“Kids are kind of surprised by that. If they scratch up somebody's car, call you every name in the book, and even to the point of getting physical, we might put more supervision in the home, but they don't get rejected, as in, 'You're out of here,'” he said.

Kids have returned the affection by giving him gifts adorned with peace signs. The Mazda that he used to cart children to and from appointments with their foster and birth families had peace signs embroidered on the seats.

“It started out as a joke kind of thing,” he said.

Over the years, kids have given him peace sign license plates, necklaces, Kleenex, and cell phone holders.

“Peace signs everywhere,” he said. “I started saving them, and of course my office filled up with peace signs.”

Building trust in foster youth through consistency

“Some of them are pretty tough, and some can be violent,” he said. “But the foster parents we have are so awesome, they don't give up. After the kids have thrown their tantrums and realize we aren't going anywhere, they kind of start to wind down after that.”

The key to establishing that trust is relating to others, he said. Sanchez does so by honestly attempting to understand what a foster child is going through.

“I'm always interested in what they have to say,” he said. “It's not like I came from a broken family. I think it's just listening and being there and making myself available to them consistently over time.”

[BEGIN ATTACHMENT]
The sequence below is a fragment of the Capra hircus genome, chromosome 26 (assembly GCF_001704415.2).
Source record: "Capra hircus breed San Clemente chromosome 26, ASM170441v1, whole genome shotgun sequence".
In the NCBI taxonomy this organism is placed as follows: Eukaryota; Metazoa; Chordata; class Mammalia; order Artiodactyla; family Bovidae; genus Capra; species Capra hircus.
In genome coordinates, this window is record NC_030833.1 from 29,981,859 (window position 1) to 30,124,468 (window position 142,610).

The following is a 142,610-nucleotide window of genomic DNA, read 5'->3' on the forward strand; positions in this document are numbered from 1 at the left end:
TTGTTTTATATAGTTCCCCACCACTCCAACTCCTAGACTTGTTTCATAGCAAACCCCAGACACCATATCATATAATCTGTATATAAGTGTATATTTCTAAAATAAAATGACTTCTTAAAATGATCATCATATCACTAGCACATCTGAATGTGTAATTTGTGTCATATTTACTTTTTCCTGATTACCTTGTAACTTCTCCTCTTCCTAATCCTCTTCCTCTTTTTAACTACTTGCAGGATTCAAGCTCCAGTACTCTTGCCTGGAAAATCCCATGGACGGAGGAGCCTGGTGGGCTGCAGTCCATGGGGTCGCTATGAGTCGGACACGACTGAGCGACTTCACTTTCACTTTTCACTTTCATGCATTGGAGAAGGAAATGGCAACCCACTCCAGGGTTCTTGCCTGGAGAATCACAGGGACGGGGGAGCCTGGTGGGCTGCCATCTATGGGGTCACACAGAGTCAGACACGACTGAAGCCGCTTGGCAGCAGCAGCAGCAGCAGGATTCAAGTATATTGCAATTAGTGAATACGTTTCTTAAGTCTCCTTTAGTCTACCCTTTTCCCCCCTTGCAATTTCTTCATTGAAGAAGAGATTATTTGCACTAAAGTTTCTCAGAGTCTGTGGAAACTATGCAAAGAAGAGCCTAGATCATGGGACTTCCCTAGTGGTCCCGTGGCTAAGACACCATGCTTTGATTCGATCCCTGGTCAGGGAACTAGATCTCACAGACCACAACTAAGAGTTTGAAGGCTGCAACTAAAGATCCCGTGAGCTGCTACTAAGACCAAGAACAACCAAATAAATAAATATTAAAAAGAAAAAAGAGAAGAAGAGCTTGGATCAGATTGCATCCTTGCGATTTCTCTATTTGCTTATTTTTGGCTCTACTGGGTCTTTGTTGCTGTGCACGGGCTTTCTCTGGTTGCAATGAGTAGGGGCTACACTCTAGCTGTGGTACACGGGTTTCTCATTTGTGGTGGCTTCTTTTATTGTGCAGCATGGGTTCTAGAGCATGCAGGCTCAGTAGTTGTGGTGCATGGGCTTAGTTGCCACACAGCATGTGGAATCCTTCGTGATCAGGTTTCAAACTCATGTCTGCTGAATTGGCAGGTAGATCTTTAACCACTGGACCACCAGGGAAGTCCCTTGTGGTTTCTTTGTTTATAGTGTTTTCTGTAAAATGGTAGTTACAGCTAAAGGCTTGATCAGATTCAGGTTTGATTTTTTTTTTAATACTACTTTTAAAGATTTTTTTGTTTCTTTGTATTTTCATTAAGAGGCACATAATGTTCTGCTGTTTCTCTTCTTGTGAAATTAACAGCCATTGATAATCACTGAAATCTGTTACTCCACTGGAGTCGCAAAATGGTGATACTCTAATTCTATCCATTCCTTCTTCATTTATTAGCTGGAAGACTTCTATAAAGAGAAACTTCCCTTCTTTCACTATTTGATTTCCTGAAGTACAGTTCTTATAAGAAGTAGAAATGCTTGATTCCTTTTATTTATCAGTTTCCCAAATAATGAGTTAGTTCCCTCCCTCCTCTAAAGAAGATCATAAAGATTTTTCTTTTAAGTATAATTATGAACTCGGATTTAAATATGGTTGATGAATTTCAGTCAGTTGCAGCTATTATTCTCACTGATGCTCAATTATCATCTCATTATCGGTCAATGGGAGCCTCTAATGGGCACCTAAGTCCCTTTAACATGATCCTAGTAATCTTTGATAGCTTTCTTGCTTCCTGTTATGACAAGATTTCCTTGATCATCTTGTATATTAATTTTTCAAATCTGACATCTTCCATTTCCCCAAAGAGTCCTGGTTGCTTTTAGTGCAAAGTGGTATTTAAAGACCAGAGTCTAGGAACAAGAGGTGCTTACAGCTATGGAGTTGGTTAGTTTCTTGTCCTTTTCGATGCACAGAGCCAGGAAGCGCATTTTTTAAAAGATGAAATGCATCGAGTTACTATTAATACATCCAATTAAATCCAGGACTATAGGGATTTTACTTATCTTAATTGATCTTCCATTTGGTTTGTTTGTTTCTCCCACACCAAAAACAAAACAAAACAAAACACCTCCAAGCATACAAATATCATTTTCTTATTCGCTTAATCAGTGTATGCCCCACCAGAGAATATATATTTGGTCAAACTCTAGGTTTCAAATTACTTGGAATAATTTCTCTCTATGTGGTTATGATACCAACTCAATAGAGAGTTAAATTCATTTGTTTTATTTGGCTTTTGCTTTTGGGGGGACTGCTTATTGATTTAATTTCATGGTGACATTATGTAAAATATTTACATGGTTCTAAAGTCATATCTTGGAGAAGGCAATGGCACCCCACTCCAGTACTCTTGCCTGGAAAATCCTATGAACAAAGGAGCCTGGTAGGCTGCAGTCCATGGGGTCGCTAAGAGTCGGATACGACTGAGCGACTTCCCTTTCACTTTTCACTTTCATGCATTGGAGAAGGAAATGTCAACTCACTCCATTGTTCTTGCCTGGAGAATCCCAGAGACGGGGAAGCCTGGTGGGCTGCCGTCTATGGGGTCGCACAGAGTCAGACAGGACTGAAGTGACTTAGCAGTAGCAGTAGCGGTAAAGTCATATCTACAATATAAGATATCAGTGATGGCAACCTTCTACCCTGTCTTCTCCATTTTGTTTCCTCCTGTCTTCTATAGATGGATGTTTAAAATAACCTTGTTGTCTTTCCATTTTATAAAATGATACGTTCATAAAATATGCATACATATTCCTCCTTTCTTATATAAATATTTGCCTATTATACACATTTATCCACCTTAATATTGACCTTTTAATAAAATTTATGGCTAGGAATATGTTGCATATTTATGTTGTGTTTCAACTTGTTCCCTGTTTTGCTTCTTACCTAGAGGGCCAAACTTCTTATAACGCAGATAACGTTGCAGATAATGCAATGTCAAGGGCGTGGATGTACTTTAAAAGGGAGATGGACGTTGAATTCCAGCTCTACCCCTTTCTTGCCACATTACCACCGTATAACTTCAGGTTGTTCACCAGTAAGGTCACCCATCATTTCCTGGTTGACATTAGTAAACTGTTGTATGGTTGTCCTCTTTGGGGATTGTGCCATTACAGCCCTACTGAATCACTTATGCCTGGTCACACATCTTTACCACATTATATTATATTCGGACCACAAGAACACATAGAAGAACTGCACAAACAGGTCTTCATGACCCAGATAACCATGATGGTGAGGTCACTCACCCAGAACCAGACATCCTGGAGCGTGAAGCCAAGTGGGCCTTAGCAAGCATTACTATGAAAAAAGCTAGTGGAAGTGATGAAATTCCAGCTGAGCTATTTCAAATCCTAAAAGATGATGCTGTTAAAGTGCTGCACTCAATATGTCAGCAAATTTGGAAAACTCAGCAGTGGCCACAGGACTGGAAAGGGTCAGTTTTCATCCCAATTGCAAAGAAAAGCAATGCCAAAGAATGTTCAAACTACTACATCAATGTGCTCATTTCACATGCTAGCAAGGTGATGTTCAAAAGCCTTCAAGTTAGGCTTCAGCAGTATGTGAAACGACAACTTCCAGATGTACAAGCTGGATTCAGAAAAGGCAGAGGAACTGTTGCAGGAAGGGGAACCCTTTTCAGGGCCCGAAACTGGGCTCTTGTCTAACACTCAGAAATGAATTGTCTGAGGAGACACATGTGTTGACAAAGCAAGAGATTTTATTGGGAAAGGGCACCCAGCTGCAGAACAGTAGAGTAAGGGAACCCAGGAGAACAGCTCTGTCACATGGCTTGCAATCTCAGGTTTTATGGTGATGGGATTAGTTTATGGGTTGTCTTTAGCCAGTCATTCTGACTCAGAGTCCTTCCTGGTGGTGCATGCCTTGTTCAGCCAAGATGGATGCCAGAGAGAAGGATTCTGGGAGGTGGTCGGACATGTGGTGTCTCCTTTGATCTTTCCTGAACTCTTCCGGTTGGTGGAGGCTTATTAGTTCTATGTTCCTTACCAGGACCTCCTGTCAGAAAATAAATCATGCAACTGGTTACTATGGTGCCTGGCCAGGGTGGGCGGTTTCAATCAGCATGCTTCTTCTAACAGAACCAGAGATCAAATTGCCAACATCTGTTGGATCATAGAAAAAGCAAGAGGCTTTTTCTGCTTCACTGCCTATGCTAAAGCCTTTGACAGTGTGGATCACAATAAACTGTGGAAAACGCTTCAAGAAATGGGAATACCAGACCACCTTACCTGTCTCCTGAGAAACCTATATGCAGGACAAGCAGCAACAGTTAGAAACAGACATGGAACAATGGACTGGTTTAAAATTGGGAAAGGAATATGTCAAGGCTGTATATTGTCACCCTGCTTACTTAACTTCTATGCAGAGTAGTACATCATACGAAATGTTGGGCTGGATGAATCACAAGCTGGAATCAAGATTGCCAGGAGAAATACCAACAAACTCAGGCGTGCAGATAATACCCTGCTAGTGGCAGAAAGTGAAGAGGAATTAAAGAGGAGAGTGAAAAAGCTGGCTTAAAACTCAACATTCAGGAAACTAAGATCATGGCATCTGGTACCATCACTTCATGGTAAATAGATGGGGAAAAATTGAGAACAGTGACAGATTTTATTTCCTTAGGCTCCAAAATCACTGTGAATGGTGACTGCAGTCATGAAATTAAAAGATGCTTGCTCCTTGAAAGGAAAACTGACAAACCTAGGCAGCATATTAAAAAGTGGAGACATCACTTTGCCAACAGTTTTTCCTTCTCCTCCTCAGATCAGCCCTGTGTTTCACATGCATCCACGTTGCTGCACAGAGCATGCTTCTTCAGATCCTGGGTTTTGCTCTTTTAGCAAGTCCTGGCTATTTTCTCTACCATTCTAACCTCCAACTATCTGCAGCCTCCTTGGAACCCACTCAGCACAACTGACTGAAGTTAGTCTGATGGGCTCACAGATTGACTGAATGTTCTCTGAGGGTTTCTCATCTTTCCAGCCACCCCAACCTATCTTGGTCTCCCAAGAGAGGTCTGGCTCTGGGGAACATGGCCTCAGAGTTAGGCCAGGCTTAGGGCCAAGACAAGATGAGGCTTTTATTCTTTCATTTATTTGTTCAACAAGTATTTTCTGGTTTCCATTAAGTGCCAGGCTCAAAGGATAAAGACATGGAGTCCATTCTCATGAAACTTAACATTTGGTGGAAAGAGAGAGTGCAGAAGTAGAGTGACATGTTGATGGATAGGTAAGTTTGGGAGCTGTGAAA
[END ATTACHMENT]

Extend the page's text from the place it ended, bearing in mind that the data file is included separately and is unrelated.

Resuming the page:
He meets with his foster children a few times a week, and for the first month focuses on getting to know them.

“I just try being open-minded and to listen to everything they have to say without cutting them off,” he said.

Often allowing the kids to make the decisions has led to a few surprises. One child had an interest in snakes.

“I'll tell you what, I never thought I would be touching a snake,” he said.

Another child had in interest in premonitions, or telling the future. The child found a group dedicated to the subject and asked if Sanchez would take him. Sanchez got clearance, and the two showed up at the meeting, which turned out to be a meeting of people who practice Wicca, a modern pagan religion.

“That was interesting,” Sanchez deadpanned. “We didn't stay long.”

The boy's interests led him elsewhere, and Sanchez happily accommodated him.

“We're way past the Wicca stuff now,” he said with a laugh.

One of the ways Sanchez shows he cares about the children on his caseload, LaDage said, is the amount of his own time and money he spends.

“It's Friday night, 8 p.m., he probably shouldn't be working, but there he is, taking a kid to their birth family because the birth family didn't have money for gas,” she said.

“It kind of sneaks up on you,” he said. In one instance, he took it upon himself to start getting his kids involved in sports.

“I did get kids involved in soccer, not realizing that foster parents are pretty busy,” he said.

In order to make sure the kids made it on time to practice and to games, he took to shuttling them.

“It's totally enjoyable,” he said. “And it's free, I'm not spending any money.”

 

Inspired by this story?

Download the May 2012 Caseworker of the Month press release (PDF 54 KB).